In standard versions of the IPSL model, aerosols are accounted for by prescribing the optical distribution of dust, sea salt, sulfate, and particulate organic matter (POM), so as to take into account the coupling between aerosols and radiation (Dufresne et al., 2013). For MH simulations these variables are prescribed at 1860 CE values, for which the level or sulfate and POM is slightly higher than the values found in the Holocene (Kageyama et al., 2013a). Here, except for the first few tests (Table 1), we prescribe only dust and sea salt at their 1860 values and neglect the other aerosols. A fully coupled dust–sea-salt–climate version of the model that does not consider the other aerosols is under development for long transient simulations. For future comparisons it is important to have a similar model setup. Indeed, compared to the version with all aerosols, considering only dust and sea salts imposes a radiative difference of about 2.5 W m−2 in external climate forcing. Its footprint appears on the net heat flux imbalance at the beginning of L11Aer. It leads to a global air temperature increase of 1.5 ∘C (Fig. 1c). The largest warming over land is found in the Northern Hemisphere, but the ocean warms almost everywhere by about 1 ∘C, except in the Antarctic circumpolar current (Fig. 2b). The warmer conditions favor higher precipitation with a global pattern rather similar to what is found in future climate projections (Fig. 2a). This offset affects the mean climate state and is larger than the expected effect of Holocene dusts.
2.2 The IPSL Earth system model and updated version of the land surface scheme
For these simulations, we use a modified version of the IPSLCM5A model (Dufresne et al., 2013). This model version couples the LMDZ atmospheric model with 144×142 grid points in latitude and longitude (2.5∘ × 1.27∘) and 39 vertical levels (Hourdin et al., 2013) to the ORCA2 ocean model at 2∘ resolution (Madec, 2008). The ocean grid is such that resolution is enhanced around the Equator and in the Arctic due to the grid stretching and pole shifting. The LIM2 sea-ice model is embedded in the ocean model to represent sea-ice dynamics and thermodynamics (Fichefet and Maqueda, 1999). The ocean biogeochemical model PISCES is also coupled to the ocean physics and dynamics to represent the marine biochemistry and the carbon cycle (Aumont and Bopp, 2006). The atmosphere–surface turbulent fluxes are computed taking into account fractional land–sea area in each atmospheric model grid box. The sea fraction in each atmospheric grid box is imposed by the projection of the land–sea mask of the ocean model on the atmospheric grid, allowing for a perfect conservation of energy (Marti et al., 2010). Ocean, sea ice, and atmosphere are coupled once a day through the OASIS coupler (Valcke, 2006). All the simulations keep exactly the same set of adjusted parameters as in Dufresne et al. (2013) for the ocean–atmosphere system.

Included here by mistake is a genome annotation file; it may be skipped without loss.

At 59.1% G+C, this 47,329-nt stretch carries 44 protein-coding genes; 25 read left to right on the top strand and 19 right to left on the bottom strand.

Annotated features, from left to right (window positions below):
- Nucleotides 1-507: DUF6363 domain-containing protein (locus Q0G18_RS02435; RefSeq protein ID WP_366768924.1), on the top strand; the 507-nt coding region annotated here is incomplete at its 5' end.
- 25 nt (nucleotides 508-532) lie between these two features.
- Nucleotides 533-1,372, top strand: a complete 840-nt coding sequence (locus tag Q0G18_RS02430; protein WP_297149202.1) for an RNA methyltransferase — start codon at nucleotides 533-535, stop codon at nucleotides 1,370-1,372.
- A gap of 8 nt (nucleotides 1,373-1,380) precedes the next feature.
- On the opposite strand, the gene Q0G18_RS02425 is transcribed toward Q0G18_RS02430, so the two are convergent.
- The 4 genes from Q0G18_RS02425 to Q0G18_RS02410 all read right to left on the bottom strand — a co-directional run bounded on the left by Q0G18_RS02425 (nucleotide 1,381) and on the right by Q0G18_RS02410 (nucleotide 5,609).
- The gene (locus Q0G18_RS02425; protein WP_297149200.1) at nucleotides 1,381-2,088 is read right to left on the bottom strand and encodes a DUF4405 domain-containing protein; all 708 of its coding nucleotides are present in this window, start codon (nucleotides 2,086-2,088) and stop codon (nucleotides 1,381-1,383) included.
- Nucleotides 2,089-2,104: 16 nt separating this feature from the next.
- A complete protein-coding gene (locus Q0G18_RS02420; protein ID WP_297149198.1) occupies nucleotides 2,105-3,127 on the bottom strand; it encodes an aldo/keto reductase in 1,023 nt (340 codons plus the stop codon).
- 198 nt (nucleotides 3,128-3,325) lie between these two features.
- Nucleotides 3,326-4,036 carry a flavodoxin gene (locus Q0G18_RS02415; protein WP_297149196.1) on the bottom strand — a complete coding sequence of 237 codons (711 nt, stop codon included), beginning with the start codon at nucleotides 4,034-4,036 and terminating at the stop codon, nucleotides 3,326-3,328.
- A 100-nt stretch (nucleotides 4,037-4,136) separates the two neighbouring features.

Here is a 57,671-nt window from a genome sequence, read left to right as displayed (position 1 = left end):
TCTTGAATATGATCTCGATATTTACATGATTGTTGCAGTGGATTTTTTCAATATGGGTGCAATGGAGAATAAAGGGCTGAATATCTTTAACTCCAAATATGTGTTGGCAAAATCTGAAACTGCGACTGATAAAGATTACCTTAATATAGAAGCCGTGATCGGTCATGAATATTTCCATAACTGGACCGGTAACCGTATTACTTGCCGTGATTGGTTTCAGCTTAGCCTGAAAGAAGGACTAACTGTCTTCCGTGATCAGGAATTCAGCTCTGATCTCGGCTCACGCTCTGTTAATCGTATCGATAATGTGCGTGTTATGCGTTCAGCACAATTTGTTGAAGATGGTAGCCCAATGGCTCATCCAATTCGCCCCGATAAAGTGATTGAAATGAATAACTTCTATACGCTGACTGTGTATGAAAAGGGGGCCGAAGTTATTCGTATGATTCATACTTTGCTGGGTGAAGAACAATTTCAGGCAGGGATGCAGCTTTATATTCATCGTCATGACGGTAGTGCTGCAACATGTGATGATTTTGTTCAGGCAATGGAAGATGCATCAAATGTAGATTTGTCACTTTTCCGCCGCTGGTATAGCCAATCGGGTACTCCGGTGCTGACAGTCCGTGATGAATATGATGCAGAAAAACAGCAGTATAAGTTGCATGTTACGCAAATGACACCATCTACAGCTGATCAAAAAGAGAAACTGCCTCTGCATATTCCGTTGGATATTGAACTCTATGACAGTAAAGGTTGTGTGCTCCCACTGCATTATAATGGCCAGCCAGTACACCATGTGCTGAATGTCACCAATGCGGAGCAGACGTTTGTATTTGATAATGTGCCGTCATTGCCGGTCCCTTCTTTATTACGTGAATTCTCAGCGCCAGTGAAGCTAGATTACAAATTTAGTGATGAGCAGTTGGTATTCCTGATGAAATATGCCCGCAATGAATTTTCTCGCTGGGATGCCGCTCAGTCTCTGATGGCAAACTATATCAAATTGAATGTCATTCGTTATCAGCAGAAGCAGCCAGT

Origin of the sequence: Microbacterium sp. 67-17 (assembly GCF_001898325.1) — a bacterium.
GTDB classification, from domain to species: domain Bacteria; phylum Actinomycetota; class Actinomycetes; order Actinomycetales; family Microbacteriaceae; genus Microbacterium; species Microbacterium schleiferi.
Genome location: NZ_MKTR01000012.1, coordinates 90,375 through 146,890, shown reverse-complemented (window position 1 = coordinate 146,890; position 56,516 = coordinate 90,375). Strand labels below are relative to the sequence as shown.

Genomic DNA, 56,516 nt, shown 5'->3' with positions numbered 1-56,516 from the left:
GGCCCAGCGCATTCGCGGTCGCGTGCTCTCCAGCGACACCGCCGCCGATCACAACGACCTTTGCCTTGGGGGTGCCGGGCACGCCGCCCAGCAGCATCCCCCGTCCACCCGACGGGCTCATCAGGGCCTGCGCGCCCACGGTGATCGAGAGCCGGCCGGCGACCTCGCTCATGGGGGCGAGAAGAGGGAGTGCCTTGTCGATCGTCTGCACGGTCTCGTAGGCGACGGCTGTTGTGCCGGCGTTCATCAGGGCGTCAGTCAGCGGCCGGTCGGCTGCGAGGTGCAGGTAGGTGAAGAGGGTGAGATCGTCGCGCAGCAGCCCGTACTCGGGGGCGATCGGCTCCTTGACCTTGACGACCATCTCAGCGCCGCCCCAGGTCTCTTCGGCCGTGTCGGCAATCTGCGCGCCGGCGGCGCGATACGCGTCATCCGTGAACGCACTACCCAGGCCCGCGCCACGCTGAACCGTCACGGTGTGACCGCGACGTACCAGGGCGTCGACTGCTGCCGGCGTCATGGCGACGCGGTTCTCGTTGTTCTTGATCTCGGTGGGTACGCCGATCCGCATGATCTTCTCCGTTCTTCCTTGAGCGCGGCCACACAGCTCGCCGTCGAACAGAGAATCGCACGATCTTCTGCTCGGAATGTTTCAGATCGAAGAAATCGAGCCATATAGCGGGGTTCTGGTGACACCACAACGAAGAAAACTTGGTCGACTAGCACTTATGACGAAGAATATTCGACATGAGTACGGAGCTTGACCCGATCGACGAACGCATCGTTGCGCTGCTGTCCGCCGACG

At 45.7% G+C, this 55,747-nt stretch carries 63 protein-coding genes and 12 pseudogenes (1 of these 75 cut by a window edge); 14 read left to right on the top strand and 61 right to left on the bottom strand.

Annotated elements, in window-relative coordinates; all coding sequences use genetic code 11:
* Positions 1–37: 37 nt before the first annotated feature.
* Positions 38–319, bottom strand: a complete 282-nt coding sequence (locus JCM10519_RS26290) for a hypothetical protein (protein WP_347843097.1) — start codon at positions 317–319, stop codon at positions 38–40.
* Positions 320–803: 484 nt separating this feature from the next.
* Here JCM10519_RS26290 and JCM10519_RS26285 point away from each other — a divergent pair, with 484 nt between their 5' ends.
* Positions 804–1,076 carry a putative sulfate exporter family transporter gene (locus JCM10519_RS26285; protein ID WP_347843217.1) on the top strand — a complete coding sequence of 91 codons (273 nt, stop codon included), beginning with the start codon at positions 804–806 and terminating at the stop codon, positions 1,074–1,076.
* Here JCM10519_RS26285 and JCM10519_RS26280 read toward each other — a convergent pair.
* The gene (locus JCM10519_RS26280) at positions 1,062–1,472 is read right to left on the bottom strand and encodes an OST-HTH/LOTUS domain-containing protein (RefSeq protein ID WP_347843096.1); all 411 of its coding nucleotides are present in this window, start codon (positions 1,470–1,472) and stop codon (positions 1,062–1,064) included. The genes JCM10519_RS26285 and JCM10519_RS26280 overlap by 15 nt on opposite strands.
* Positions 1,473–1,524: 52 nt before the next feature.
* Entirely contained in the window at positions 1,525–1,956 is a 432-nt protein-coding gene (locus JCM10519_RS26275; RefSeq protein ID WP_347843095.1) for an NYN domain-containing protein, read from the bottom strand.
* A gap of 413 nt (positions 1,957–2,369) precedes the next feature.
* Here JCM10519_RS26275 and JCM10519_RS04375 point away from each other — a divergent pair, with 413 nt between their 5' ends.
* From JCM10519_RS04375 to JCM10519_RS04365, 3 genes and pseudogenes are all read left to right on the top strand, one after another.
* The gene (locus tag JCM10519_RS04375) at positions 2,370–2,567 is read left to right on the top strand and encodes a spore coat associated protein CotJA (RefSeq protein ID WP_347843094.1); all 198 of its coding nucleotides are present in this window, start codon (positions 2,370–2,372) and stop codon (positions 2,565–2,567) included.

The land surface scheme is the ORCHIDEE model (Krinner et al., 2005). It is coupled to the atmosphere at each atmospheric model 30 min physical time steps and includes a river runoff scheme to route runoff to the river mouths or to coastal areas (d'Orgeval et al., 2008). Over the ice sheet, water is also routed to the ocean and distributed over wide areas so as to mimic iceberg melting and to close the water budget (Marti et al., 2010). This model accounts for a mosaic vegetation representation in each grid box, considering 13 (including two crops) plant functional types (PFTs) and interactive carbon cycle (Krinner et al., 2005).
We made several changes in the land surface model (Table 1). The first one concerns the inclusion of the 11-layer physically based hydrological scheme (de Rosnay et al., 2002) that replaces the 2-layer bucket-type hydrology (Ducoudré et al., 1993). The 11-layer hydrological model had never been tested in the fully coupled mode before this study. We paid particular attention to closing the water budget of the land surface model to ensure that O (1000 years) simulations will not exhibit spurious drift in sea level and salinity. In addition, the new prognostic snow model was included (Wang et al., 2013). The scheme describes snow with three layers that are distributed so that the diurnal cycle and the interaction between snowmelt and runoff are properly represented. In order to avoid snow accumulation on a few grid points, snow depth is not allowed to exceed 3 m. The excess snow is melted and added to soil moisture and runoff while conserving water and energy (Sylvie Charbit and Christophe Dumas, personal communication, 2017). Because of a large cold bias at high latitudes in the first tests, we reduced the bare soil albedo that is used to combine fresh snow and vegetation in the snow-aging parameterization. Other changes concern the adjustments of some of the parameterizations. The way the mosaic vegetation is constructed in ORCHIDEE favors bare soil too much when leaf area index (LAI) is low (Guimberteau et al., 2018). To overcome this problem, an artificial factor of 0.70 was implemented in front of bare soil evaporation to reduce it (Table 1). This factor is compatible with the order of magnitude of the reduction brought by the implementation of a new evaporation parametrization for bare soil in the current IPSLCM6A version of the model (Philippe Peylin, personal communication, 2017). For all the other surface types the evaporation is computed as in L11. The last adjustment concerns the combination of snow albedo with the vegetation albedo. The procedure was different when vegetation was interactive or prescribed. Now the combination of snow and vegetation albedo is based on the effective vegetation cover in the grid box in both cases. It leads to a larger albedo than with the IPSL-CM5A-LR reference version when vegetation is prescribed. It counteracts the effect of the fresh snow albedo reduction.